Except we aren’t called to be terrified.  We’re called to be wise and discerning.  We’re called to be on guard.  But we aren’t called to be terrified.  And this is grounded in the resurrection of Jesus Christ.  God promised Eve in Genesis 3:15 that one day one of her descendants would crush the serpent’s head, even as the serpent struck his heel.  One day one of Eve’s descendants (a human being) would destroy the power of sin introduced into the world through Satan (the serpent), but that the serpent would seek to destroy him and his work.  But whereas the human’s blow would be fatal, the serpent’s would not.  Satan sought to derail God’s plan of salvation in stirring up opposition to the Incarnate Son of God, Jesus, and culminating in his betrayal, arrest, execution, and burial.  Under the terms of the Law, that should have been the end of it, but Satan’s estimation.  The tomb is the indignity from which there is no escape.

However Satan forgot or misunderstood that the Law condemns to death only the disobedient, only those who fail to perfectly live out the will of God the Father as revealed in his Word.  Jesus, without sin (Hebrews 4:15), could be put to death physically, but could not be kept their by his moral guilt.  Satan sank his teeth into the heel of God’s Son, but God’s Son crushed the serpent’s head in the process.

So what is to be the Christian’s response to the reality of a mortally wounded Satan and his minions in the world?  That’s what I like about Luther’s approach.  As I started my research to try and figure out how to do an exorcism, I presumed that it would be a complicated affair.  Should I have a cross or crucifix?  Should I make commands in the name of Jesus?  Should there be candles or incense or holy water – things that under normal circumstances I dismiss as superstition or aesthetics, but which maybe have special use or power against demons?  Am I preparing to enter a battle where I contend with the spiritual?


We are called to resist and protect ourselves against the machinations of the spiritual world (James 4:7, Ephesians 6:10-17, 1 Corinthians 10:13, Romans 12:21, 1 Peter 5:8-9, etc.).  We are called to remember that we share in Christ’s victory and therefore have already overcome the powers of evil (1 John 4:4, Isaiah 54:17, Romans 8:37, etc.).  There are accounts of people casting out demons (Acts 16:18, etc.) , and there are also accounts where even Jesus’ disciples were unable to cast out demons (Mark 9:14-29).  We have victory over evil spirits and need not fear them, but we may not always be able to make them do what we want.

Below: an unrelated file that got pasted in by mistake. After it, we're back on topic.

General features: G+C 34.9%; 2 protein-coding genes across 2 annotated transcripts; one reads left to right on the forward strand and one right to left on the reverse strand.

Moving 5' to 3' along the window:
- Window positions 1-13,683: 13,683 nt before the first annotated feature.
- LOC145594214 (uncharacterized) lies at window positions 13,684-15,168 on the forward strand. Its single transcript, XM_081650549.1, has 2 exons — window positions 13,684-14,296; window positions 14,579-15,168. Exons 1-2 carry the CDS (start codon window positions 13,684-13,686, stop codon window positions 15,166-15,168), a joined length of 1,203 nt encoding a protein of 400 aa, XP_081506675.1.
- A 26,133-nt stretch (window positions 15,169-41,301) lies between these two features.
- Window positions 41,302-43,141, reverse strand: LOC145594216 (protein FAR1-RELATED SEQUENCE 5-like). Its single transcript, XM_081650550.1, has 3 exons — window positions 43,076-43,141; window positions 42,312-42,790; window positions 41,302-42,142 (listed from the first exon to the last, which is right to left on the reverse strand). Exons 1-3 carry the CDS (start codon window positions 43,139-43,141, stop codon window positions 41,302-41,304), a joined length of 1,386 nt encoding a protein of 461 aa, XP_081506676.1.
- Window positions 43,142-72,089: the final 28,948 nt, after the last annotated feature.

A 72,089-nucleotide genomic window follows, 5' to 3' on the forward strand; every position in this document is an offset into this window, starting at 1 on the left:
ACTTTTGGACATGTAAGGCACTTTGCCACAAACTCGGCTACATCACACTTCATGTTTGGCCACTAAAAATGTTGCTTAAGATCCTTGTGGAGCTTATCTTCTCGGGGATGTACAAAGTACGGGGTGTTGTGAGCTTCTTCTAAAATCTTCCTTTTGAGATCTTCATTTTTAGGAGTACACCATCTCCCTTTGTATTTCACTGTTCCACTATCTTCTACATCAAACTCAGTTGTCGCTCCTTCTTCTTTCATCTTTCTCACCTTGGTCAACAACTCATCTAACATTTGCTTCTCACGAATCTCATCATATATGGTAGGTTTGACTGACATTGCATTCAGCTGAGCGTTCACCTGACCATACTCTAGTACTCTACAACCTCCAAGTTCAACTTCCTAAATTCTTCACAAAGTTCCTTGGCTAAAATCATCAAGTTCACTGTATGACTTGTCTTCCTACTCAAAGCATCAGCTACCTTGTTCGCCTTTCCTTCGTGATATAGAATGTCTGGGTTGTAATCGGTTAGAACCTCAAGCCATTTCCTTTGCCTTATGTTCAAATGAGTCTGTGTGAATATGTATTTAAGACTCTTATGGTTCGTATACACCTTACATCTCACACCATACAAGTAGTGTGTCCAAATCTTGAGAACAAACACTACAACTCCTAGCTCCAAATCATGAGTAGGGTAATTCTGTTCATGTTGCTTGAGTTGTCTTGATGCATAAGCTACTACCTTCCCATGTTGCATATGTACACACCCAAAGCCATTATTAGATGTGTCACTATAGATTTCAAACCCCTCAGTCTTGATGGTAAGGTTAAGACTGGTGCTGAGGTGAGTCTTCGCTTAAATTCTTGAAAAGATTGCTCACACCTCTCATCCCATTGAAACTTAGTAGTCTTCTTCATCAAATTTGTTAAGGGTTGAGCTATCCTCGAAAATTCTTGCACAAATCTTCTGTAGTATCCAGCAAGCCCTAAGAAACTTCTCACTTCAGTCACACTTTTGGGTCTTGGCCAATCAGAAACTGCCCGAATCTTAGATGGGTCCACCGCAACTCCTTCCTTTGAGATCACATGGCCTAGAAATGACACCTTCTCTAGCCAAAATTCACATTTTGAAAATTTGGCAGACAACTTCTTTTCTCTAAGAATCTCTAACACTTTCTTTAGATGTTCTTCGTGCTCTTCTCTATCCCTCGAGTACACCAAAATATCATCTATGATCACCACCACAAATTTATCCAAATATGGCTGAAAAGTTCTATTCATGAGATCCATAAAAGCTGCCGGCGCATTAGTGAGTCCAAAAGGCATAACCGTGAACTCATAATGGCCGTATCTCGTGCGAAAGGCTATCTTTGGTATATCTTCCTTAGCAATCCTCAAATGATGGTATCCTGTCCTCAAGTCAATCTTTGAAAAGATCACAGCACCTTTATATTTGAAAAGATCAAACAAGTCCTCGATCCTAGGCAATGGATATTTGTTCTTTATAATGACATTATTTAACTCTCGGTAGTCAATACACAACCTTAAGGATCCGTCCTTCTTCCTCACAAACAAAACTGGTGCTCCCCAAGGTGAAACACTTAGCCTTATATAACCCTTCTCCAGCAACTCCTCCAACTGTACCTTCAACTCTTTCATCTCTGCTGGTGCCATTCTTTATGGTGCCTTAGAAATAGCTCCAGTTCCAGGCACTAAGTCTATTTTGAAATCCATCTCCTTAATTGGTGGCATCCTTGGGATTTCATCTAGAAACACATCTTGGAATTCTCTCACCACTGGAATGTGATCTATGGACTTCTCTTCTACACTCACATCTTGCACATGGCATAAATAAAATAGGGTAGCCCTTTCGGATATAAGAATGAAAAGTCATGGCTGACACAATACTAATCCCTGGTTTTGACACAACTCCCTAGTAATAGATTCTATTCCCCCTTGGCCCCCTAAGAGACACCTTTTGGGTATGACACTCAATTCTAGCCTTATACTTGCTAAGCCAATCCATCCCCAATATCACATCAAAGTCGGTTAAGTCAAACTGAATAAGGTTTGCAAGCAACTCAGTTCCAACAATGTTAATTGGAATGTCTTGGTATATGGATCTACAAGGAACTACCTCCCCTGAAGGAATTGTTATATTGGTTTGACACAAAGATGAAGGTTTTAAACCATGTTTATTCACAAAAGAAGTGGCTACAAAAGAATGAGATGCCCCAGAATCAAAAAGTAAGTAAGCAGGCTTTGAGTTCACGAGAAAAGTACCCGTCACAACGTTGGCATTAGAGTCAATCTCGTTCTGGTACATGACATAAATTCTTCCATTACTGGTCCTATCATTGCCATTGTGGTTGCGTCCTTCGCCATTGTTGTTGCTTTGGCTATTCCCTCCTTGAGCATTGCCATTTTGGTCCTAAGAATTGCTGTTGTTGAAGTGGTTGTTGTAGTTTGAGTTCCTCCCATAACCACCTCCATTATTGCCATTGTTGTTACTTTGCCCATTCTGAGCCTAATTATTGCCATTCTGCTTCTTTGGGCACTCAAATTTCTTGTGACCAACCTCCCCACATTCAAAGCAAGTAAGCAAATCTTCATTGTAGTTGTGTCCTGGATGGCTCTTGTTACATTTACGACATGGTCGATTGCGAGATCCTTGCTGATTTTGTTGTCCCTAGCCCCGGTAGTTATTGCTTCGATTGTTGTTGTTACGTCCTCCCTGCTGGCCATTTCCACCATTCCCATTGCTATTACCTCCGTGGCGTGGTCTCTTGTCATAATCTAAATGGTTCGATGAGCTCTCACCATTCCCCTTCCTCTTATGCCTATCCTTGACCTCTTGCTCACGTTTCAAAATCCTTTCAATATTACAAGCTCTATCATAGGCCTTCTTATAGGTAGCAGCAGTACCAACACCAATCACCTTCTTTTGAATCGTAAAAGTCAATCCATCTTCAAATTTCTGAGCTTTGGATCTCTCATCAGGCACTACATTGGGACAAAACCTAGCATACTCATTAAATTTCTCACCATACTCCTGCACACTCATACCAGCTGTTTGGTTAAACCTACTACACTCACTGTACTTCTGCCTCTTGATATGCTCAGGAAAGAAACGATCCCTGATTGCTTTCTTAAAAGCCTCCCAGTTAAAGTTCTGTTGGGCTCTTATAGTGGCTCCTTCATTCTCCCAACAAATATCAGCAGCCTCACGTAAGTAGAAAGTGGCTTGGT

But we don’t have to grant them any more power or influence than absolutely necessary.  We don’t have to make a big deal about it, puff it way up, blow it out of proportion, or grant that they have any real power or authority.  We can make ourselves and our environments inhospitable.  If God the Holy Spirit chooses to chase them off, thanks be to God.  If the spirits grow tired or annoyed at their lack of influence, thanks be to God.

Our power is not in things – not even in things that are helpful like crosses or rosaries or Bibles.  Our power is in the Word of God and our faith and trust that God’s Word is to us and for us, tangible in the spilled blood of the Word made Flesh, tangible in the tomb that was filled for three days and then empty forever.  God’s Word and assurance to us is our power.  We let that Word do what it will.  We dwell on that word rather than on anything that would lead us to obsess over the hypothetical powers or methodologies or names of evil spirits.  C.S. Lewis said the devil can’t stand to be mocked.  Luther seems to have been of the same frame of mind.

That’s helpful to me.  Hopefully it’s helpful to you.  Whether you’re seeing things or not.  Whether you’re feeling the presence of evil or not.  Be aware.  Be watchful and on guard.  But most of all be in the Word of God, trusting in that Word rather than any other, so that no matter what does or does not happen, your life in Christ is secure.